File 1? Well, it gets to 45% Buffer B in 80 minutes. Which honestly makes sense for analytical flow C-18 for a lot of organic molecules (HyperSIL Gold, for example, maybe you need 45% B to push your molecules off), but if you think about where 20% or 25% B would occur on file 1:
Now, what's funny about this is that if you just extract a couple of peaks from these 2 files, on the surface they look pretty good. In fact, the PepMap Mountain file looks like it has sharper overall peak shapes, with a full width half maximum (estimate about 50% of the peak height and then figure out how many seconds it is across that, or FWHM) that is better than the other file.
While FWHM is a valuable metric it is NOT the most important one when thinking about mass spectrometry cycle time. What you actually care about in LCMS proteomics, almost always, is the peak width at the threshold where you would actually trigger an MS/MS scan.
When you look at the PepMap Mountain file in that way, this is where you see the problem.
This is actually tough to visualize, but what I did here was extract a randomly selected precursor, extracted it at 5ppm, and used "point to stick" to show it's occurrence. (Then I blocked out anything that might be personally identifiable in this file in red, I'm not trying to pick on anyone.)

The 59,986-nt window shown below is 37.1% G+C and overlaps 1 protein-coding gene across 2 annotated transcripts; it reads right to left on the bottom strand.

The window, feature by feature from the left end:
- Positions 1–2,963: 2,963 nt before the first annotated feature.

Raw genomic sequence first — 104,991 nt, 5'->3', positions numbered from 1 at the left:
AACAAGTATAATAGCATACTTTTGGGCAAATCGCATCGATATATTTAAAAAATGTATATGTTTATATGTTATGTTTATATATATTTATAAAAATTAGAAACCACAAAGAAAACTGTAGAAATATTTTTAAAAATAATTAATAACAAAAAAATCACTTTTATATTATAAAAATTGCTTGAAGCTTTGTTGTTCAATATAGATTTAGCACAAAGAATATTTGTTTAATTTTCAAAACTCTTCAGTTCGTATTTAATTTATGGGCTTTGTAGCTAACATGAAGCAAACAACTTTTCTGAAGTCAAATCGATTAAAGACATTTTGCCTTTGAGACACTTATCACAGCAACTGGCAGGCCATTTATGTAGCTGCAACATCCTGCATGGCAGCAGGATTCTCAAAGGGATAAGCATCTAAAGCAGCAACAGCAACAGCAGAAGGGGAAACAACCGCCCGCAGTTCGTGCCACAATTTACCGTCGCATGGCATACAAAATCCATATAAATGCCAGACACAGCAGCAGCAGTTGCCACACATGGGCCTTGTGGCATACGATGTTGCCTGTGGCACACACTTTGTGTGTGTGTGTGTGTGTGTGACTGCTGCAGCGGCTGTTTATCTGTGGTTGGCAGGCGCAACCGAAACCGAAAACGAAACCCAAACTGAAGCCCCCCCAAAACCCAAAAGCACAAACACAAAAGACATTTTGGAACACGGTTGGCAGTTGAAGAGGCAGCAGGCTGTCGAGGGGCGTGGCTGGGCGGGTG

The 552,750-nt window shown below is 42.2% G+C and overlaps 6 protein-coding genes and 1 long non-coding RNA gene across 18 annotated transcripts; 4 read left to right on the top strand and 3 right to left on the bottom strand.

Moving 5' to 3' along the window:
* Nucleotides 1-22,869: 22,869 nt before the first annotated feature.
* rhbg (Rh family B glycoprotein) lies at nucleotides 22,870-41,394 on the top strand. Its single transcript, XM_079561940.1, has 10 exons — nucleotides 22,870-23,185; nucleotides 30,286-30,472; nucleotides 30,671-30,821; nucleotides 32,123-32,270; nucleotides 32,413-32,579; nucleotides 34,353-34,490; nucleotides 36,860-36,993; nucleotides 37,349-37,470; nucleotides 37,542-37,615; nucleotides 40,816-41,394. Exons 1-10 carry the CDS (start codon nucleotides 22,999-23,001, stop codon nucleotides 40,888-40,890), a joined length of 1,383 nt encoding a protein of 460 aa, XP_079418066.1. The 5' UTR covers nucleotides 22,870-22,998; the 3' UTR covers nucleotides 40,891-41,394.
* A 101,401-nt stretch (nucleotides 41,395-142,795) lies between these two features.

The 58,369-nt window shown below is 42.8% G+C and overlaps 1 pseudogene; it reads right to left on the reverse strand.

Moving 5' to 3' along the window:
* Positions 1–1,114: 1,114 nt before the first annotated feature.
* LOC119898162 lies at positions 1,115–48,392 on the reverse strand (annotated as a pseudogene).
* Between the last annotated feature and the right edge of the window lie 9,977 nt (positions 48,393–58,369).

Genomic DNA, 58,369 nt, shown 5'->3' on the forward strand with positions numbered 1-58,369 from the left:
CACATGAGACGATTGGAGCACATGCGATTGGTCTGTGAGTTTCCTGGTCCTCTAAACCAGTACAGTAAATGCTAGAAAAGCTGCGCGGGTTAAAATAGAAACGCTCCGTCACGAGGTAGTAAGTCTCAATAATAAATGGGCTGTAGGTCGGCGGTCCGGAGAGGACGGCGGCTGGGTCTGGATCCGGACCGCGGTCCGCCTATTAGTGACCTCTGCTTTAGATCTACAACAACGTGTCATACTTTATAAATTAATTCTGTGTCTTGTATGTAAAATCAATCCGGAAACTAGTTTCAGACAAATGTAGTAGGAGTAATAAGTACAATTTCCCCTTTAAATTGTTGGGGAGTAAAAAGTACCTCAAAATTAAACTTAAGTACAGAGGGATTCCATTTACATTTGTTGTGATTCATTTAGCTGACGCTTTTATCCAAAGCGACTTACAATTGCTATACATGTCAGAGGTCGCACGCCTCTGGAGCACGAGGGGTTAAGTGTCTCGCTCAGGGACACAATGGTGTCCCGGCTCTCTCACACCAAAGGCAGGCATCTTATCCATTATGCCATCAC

The imporant part here is that this peak, when allowing a signal of 50,000 counts to trigger, was triggered 6 times and that's why -- long long story even longer -- the percentage of MS2 scans that are converted to peptide spectral matches is significantly lower for the much much faster instrument with the PepMap Mountain chromatography compared to the significantly slower and older system.
I guess I didn't mention that part. And the whole reason for this post!
Here is the scenario that started this! Brand new system A running a 2 hour gradient was compared to 9 year old sytem B running a 2 hour gradient. 9 year old system got 2x more peptides. Number of scans per file looked about the same. I can't share the actual files, but it only took about 4 minutes of searching to find published data to illustrate exactly what happened and for some reason I spent an hour making screenshots and typing when I should have been sleeping, but in my defense, I didn't feel awake enough to work on things that I get paid to work on.
I pick on PepMap, but only because it is where this is the most extreme. Compared to any other C-18 I've ever used, stuff comes off it the earliest. I've often wondered how much a misunderstanding of this property leads to it's lack of popularity, but even at 100% aqueous you do seem to lose more phosphopeptides with it than with anything else and I'm pretty sure that's why CPTAC stopped using it.
I'm going to stop, but here are some related past posts:
Crap. This one is even older. I wouldn't even post this, but I did review an LTQ Orbitrap study recently where unit resolution dynamic exclusion was used. People I work with today were in middle school when I wrote this, but I commonly wear shoes to lab that are older than some of them, so that's not all that weird, I guess. OH! And it has a great example of where my chromatography was a mountain! Totally worth linking here.